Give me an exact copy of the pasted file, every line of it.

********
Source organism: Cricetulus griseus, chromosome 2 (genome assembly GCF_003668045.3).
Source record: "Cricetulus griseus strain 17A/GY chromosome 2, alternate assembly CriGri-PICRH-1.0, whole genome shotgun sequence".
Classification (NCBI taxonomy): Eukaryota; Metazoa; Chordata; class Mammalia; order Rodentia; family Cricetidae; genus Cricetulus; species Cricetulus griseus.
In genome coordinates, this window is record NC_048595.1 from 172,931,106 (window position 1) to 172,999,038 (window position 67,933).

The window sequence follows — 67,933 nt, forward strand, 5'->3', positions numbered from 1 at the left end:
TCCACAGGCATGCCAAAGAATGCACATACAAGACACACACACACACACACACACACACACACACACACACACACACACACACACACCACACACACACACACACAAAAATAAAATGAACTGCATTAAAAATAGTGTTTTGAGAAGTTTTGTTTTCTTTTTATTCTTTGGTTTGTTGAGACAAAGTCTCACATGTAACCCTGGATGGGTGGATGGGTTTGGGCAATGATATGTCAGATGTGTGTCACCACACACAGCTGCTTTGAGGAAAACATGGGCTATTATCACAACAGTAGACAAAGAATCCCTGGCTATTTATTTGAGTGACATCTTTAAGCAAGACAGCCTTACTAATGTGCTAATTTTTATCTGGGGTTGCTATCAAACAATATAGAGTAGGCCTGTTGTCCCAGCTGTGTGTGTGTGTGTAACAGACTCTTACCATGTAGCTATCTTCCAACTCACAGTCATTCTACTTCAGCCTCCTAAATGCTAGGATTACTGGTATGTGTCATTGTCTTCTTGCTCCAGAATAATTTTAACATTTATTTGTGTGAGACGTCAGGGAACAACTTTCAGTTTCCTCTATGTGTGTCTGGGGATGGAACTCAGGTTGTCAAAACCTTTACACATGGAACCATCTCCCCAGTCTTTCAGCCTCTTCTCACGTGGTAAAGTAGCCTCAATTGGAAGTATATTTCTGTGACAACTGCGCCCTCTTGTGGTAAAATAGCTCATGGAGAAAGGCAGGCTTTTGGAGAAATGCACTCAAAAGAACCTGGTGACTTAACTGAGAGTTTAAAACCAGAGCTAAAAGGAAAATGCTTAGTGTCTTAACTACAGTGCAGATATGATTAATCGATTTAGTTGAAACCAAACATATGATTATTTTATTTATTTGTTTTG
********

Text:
Source organism: Cricetulus griseus, chromosome 2 (genome assembly GCF_003668045.3).
Source record: "Cricetulus griseus strain 17A/GY chromosome 2, alternate assembly CriGri-PICRH-1.0, whole genome shotgun sequence".
Classification (NCBI taxonomy): Eukaryota; Metazoa; Chordata; class Mammalia; order Rodentia; family Cricetidae; genus Cricetulus; species Cricetulus griseus.
In genome coordinates, this window is record NC_048595.1 from 172,931,106 (window position 1) to 172,999,038 (window position 67,933).

The window sequence follows — 67,933 nt, forward strand, 5'->3', positions numbered from 1 at the left end:
TCCACAGGCATGCCAAAGAATGCACATACAAGACACACACACACACACACACACACACACACACACACACACACACACACACACACCACACACACACACACACAAAAATAAAATGAACTGCATTAAAAATAGTGTTTTGAGAAGTTTTGTTTTCTTTTTATTCTTTGGTTTGTTGAGACAAAGTCTCACATGTAACCCTGGATGGGTGGATGGGTTTGGGCAATGATATGTCAGATGTGTGTCACCACACACAGCTGCTTTGAGGAAAACATGGGCTATTATCACAACAGTAGACAAAGAATCCCTGGCTATTTATTTGAGTGACATCTTTAAGCAAGACAGCCTTACTAATGTGCTAATTTTTATCTGGGGTTGCTATCAAACAATATAGAGTAGGCCTGTTGTCCCAGCTGTGTGTGTGTGTGTAACAGACTCTTACCATGTAGCTATCTTCCAACTCACAGTCATTCTACTTCAGCCTCCTAAATGCTAGGATTACTGGTATGTGTCATTGTCTTCTTGCTCCAGAATAATTTTAACATTTATTTGTGTGAGACGTCAGGGAACAACTTTCAGTTTCCTCTATGTGTGTCTGGGGATGGAACTCAGGTTGTCAAAACCTTTACACATGGAACCATCTCCCCAGTCTTTCAGCCTCTTCTCACGTGGTAAAGTAGCCTCAATTGGAAGTATATTTCTGTGACAACTGCGCCCTCTTGTGGTAAAATAGCTCATGGAGAAAGGCAGGCTTTTGGAGAAATGCACTCAAAAGAACCTGGTGACTTAACTGAGAGTTTAAAACCAGAGCTAAAAGGAAAATGCTTAGTGTCTTAACTACAGTGCAGATATGATTAATCGATTTAGTTGAAACCAAACATATGATTATTTTATTTATTTGTTTTG